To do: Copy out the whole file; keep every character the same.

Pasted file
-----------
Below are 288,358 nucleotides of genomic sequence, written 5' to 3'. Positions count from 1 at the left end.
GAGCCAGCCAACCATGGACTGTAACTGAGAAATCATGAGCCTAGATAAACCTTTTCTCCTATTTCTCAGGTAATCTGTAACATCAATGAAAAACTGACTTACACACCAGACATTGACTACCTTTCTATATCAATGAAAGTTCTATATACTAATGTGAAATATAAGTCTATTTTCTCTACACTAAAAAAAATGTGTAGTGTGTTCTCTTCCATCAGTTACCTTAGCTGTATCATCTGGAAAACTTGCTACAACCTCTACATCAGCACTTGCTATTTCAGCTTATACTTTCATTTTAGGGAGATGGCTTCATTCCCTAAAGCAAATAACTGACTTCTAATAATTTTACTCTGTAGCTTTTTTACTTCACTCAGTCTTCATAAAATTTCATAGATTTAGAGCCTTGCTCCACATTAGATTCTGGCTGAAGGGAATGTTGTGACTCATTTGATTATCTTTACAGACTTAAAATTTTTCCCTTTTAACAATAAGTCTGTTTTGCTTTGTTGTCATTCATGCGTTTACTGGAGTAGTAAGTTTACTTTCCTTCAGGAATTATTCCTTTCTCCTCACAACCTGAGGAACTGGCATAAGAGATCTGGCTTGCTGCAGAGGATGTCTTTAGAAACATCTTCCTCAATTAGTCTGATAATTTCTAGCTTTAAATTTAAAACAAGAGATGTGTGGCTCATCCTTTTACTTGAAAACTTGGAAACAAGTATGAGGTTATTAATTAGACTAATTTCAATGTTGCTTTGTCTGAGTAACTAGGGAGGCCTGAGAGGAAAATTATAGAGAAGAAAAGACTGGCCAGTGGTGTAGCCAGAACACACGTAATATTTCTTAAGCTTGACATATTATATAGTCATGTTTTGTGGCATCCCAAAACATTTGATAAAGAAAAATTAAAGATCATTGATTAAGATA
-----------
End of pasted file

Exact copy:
Below are 288,358 nucleotides of genomic sequence, written 5' to 3'. Positions count from 1 at the left end.
GAGCCAGCCAACCATGGACTGTAACTGAGAAATCATGAGCCTAGATAAACCTTTTCTCCTATTTCTCAGGTAATCTGTAACATCAATGAAAAACTGACTTACACACCAGACATTGACTACCTTTCTATATCAATGAAAGTTCTATATACTAATGTGAAATATAAGTCTATTTTCTCTACACTAAAAAAAATGTGTAGTGTGTTCTCTTCCATCAGTTACCTTAGCTGTATCATCTGGAAAACTTGCTACAACCTCTACATCAGCACTTGCTATTTCAGCTTATACTTTCATTTTAGGGAGATGGCTTCATTCCCTAAAGCAAATAACTGACTTCTAATAATTTTACTCTGTAGCTTTTTTACTTCACTCAGTCTTCATAAAATTTCATAGATTTAGAGCCTTGCTCCACATTAGATTCTGGCTGAAGGGAATGTTGTGACTCATTTGATTATCTTTACAGACTTAAAATTTTTCCCTTTTAACAATAAGTCTGTTTTGCTTTGTTGTCATTCATGCGTTTACTGGAGTAGTAAGTTTACTTTCCTTCAGGAATTATTCCTTTCTCCTCACAACCTGAGGAACTGGCATAAGAGATCTGGCTTGCTGCAGAGGATGTCTTTAGAAACATCTTCCTCAATTAGTCTGATAATTTCTAGCTTTAAATTTAAAACAAGAGATGTGTGGCTCATCCTTTTACTTGAAAACTTGGAAACAAGTATGAGGTTATTAATTAGACTAATTTCAATGTTGCTTTGTCTGAGTAACTAGGGAGGCCTGAGAGGAAAATTATAGAGAAGAAAAGACTGGCCAGTGGTGTAGCCAGAACACACGTAATATTTCTTAAGCTTGACATATTATATAGTCATGTTTTGTGGCATCCCAAAACATTTGATAAAGAAAAATTAAAGATCATTGATTAAGATA